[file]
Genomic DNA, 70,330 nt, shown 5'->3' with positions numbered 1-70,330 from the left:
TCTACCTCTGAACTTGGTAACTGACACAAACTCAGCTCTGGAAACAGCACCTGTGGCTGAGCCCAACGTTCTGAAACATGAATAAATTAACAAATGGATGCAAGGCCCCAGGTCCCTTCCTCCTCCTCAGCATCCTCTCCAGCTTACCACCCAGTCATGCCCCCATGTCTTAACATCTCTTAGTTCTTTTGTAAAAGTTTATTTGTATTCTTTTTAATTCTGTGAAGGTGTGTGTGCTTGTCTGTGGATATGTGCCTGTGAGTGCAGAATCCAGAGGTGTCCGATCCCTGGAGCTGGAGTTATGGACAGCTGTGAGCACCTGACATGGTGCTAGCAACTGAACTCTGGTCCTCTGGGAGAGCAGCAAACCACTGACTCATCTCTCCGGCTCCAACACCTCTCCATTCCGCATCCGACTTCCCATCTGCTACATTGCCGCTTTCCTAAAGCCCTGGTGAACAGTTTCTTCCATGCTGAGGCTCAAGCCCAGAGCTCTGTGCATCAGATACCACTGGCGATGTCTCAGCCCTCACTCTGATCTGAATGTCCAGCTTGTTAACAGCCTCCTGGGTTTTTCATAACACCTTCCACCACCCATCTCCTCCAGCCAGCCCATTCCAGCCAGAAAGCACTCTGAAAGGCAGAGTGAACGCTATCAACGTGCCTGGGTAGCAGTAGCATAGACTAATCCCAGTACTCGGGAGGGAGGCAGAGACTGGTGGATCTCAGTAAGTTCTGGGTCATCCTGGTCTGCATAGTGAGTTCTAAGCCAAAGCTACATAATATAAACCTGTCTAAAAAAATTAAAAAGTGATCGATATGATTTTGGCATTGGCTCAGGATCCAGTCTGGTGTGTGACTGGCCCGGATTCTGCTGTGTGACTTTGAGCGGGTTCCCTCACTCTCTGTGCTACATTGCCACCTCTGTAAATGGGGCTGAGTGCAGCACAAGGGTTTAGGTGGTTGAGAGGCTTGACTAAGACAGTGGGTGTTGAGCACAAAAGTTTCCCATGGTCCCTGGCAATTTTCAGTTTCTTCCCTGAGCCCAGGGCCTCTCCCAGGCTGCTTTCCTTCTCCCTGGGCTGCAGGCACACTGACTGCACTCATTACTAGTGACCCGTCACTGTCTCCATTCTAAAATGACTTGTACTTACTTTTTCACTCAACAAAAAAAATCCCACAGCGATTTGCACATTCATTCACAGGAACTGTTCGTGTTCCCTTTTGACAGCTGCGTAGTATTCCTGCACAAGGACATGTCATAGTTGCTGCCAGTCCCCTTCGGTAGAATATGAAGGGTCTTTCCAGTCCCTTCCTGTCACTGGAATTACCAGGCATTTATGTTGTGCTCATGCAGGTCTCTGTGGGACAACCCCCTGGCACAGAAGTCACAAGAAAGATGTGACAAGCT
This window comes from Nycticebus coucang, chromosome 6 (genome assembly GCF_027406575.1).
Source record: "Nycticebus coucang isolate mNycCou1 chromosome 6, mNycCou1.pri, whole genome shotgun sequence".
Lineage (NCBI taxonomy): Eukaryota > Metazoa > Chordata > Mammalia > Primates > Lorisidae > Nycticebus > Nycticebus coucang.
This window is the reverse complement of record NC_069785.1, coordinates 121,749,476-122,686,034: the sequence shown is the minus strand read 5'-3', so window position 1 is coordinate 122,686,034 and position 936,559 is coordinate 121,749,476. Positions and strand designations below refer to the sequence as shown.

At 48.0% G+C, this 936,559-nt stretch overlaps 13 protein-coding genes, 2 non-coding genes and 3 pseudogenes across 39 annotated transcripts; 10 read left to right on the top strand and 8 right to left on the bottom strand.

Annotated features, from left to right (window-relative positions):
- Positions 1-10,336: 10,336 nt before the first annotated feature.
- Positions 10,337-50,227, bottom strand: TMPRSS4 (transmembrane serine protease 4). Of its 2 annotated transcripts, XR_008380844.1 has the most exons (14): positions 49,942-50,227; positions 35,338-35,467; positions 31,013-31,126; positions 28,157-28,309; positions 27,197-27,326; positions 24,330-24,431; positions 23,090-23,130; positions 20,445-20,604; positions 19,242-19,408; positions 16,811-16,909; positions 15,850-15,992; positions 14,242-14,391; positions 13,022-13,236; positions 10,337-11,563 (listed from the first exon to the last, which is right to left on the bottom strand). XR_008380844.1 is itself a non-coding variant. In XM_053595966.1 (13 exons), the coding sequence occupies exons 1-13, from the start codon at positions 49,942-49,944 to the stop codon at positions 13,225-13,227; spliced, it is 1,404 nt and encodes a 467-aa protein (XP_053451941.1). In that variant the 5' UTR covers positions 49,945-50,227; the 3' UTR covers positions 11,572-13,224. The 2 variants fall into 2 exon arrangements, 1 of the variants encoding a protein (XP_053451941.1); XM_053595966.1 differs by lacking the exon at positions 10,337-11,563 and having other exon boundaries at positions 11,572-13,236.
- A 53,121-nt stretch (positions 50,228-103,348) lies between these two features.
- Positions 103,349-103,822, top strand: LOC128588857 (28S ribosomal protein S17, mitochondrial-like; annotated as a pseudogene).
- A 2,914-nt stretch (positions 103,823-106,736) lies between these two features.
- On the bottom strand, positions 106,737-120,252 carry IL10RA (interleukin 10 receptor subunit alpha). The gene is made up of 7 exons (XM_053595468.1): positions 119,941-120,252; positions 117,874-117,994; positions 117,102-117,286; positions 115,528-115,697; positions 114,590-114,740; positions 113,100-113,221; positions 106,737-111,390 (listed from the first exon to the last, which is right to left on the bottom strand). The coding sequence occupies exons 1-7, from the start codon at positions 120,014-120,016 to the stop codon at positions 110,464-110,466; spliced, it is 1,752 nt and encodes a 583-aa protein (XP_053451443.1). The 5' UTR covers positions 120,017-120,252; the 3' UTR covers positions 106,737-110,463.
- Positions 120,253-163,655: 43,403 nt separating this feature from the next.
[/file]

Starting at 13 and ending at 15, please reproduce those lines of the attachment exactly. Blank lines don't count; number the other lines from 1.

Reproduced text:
- A 2,914-nt stretch (positions 103,823-106,736) lies between these two features.
- On the bottom strand, positions 106,737-120,252 carry IL10RA (interleukin 10 receptor subunit alpha). The gene is made up of 7 exons (XM_053595468.1): positions 119,941-120,252; positions 117,874-117,994; positions 117,102-117,286; positions 115,528-115,697; positions 114,590-114,740; positions 113,100-113,221; positions 106,737-111,390 (listed from the first exon to the last, which is right to left on the bottom strand). The coding sequence occupies exons 1-7, from the start codon at positions 120,014-120,016 to the stop codon at positions 110,464-110,466; spliced, it is 1,752 nt and encodes a 583-aa protein (XP_053451443.1). The 5' UTR covers positions 120,017-120,252; the 3' UTR covers positions 106,737-110,463.
- Positions 120,253-163,655: 43,403 nt separating this feature from the next.